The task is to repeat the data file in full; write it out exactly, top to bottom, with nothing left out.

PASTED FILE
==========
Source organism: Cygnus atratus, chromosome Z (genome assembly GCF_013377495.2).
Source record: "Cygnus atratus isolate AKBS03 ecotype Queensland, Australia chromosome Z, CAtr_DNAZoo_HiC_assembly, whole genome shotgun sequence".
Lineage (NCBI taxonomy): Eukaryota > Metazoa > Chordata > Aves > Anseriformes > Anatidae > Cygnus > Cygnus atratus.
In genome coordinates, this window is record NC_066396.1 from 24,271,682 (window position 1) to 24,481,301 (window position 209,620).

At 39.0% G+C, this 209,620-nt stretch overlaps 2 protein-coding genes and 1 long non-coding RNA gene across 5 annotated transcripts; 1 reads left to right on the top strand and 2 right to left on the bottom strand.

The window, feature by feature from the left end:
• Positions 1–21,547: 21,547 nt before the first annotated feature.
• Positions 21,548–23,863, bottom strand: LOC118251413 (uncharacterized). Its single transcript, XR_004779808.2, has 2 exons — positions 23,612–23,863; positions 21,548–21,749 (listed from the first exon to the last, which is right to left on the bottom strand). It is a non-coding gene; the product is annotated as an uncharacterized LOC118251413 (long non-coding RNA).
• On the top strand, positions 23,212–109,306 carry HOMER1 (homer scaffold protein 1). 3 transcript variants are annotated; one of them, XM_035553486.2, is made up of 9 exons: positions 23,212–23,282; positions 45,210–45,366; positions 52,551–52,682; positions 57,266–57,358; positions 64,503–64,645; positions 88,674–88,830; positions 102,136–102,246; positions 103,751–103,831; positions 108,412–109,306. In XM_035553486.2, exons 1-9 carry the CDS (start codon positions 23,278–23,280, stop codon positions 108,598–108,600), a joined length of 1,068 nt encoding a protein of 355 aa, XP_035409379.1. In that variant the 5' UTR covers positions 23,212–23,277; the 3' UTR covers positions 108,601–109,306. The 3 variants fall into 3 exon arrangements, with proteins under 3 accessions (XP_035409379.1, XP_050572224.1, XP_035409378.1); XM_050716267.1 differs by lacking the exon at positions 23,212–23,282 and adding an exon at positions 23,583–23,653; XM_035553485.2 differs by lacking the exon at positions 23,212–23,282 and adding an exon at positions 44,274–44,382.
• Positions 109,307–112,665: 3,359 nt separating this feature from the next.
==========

Source organism: Cygnus atratus, chromosome Z (genome assembly GCF_013377495.2).
Source record: "Cygnus atratus isolate AKBS03 ecotype Queensland, Australia chromosome Z, CAtr_DNAZoo_HiC_assembly, whole genome shotgun sequence".
Lineage (NCBI taxonomy): Eukaryota > Metazoa > Chordata > Aves > Anseriformes > Anatidae > Cygnus > Cygnus atratus.
In genome coordinates, this window is record NC_066396.1 from 24,271,682 (window position 1) to 24,481,301 (window position 209,620).

At 39.0% G+C, this 209,620-nt stretch overlaps 2 protein-coding genes and 1 long non-coding RNA gene across 5 annotated transcripts; 1 reads left to right on the top strand and 2 right to left on the bottom strand.

The window, feature by feature from the left end:
• Positions 1–21,547: 21,547 nt before the first annotated feature.
• Positions 21,548–23,863, bottom strand: LOC118251413 (uncharacterized). Its single transcript, XR_004779808.2, has 2 exons — positions 23,612–23,863; positions 21,548–21,749 (listed from the first exon to the last, which is right to left on the bottom strand). It is a non-coding gene; the product is annotated as an uncharacterized LOC118251413 (long non-coding RNA).
• On the top strand, positions 23,212–109,306 carry HOMER1 (homer scaffold protein 1). 3 transcript variants are annotated; one of them, XM_035553486.2, is made up of 9 exons: positions 23,212–23,282; positions 45,210–45,366; positions 52,551–52,682; positions 57,266–57,358; positions 64,503–64,645; positions 88,674–88,830; positions 102,136–102,246; positions 103,751–103,831; positions 108,412–109,306. In XM_035553486.2, exons 1-9 carry the CDS (start codon positions 23,278–23,280, stop codon positions 108,598–108,600), a joined length of 1,068 nt encoding a protein of 355 aa, XP_035409379.1. In that variant the 5' UTR covers positions 23,212–23,277; the 3' UTR covers positions 108,601–109,306. The 3 variants fall into 3 exon arrangements, with proteins under 3 accessions (XP_035409379.1, XP_050572224.1, XP_035409378.1); XM_050716267.1 differs by lacking the exon at positions 23,212–23,282 and adding an exon at positions 23,583–23,653; XM_035553485.2 differs by lacking the exon at positions 23,212–23,282 and adding an exon at positions 44,274–44,382.
• Positions 109,307–112,665: 3,359 nt separating this feature from the next.